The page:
Continuity Creep - Mickey's comics started out as daily gag strips for a newspaper, but as he began to have longer-running adventures, the following stories often referred to previous stories when using a recurring villain or character.
Curse of The Ancients - Everyone was using these way before The Comics Code even existed, so it's never really caused much awkwardness in the way that Gosh Dang It to Heck! tends to. Besides, can you honestly picture Mickey Mouse or any typical classic cartoon character using normal swear words while remaining in character?
Dude, Where's My Respect? - Mickey has solved numerous baffling mysteries, rescued many victims of kidnapping, caught countless crooks multiple times, returned stolen goods worth millions to their rightful owners, worked for the government, and even caught malicious spies from other countries. And yet no one thinks he's ever done anything special at all, and the stories themselves go to great lengths to point out how little he's thought of. He hardly gets any respect; given all he's accomplished, you'd expect him to be at least a little famous, but it's pretty rare for anyone to actually recognize what he's done. Mickey's too nice to really be concerned about it, but to readers it can be incredibly frustrating.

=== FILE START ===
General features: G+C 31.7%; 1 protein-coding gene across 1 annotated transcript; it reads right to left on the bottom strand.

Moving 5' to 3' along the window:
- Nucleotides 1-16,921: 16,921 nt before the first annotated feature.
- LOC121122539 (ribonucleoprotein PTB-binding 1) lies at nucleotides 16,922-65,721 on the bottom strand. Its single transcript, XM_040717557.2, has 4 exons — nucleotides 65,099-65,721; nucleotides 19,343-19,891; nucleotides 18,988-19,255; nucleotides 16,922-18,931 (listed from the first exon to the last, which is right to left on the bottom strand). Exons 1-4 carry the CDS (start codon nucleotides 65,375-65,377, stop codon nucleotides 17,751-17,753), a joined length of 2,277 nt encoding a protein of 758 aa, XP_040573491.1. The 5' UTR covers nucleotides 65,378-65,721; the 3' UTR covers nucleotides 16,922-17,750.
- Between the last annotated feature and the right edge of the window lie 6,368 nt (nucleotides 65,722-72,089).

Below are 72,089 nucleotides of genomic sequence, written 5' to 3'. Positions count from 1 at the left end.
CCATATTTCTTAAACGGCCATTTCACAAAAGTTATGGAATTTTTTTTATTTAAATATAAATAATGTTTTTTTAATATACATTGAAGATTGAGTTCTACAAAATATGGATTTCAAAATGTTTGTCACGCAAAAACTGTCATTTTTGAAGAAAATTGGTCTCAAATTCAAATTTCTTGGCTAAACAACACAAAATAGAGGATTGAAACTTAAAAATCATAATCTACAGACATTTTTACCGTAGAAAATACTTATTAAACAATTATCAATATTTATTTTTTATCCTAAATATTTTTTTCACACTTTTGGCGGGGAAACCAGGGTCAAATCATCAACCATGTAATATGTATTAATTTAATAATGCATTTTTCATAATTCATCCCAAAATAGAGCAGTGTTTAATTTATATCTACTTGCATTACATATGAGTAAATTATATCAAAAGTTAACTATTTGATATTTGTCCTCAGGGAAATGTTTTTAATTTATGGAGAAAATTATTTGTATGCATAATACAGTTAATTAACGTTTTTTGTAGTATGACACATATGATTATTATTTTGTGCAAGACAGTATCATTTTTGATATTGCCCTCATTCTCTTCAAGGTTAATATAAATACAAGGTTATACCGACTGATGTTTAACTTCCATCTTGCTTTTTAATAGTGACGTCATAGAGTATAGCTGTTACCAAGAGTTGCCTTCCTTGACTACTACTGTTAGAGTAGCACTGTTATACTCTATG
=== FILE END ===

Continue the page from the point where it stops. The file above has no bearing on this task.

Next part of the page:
Some of the Italian strips indicate that he is at least somewhat famous, and actually has a movie made of his exploits, but prefers to remain as anonymous as possible.
Firing in the Air a Lot - In the Western-themed Sheriff of Nugget Gulch (1937), Goofy does this on the back of a train and gets him and Mickey stuck in the jailcar for the rest of the trip. They get taken to the sheriff's office at the next stop, and Mickey manages to persuade him that they aren't actually outlaws and that it was just a mistake. They walk out the door, and out of excitement, Goofy shoots around in the air again. Hilarity Ensues.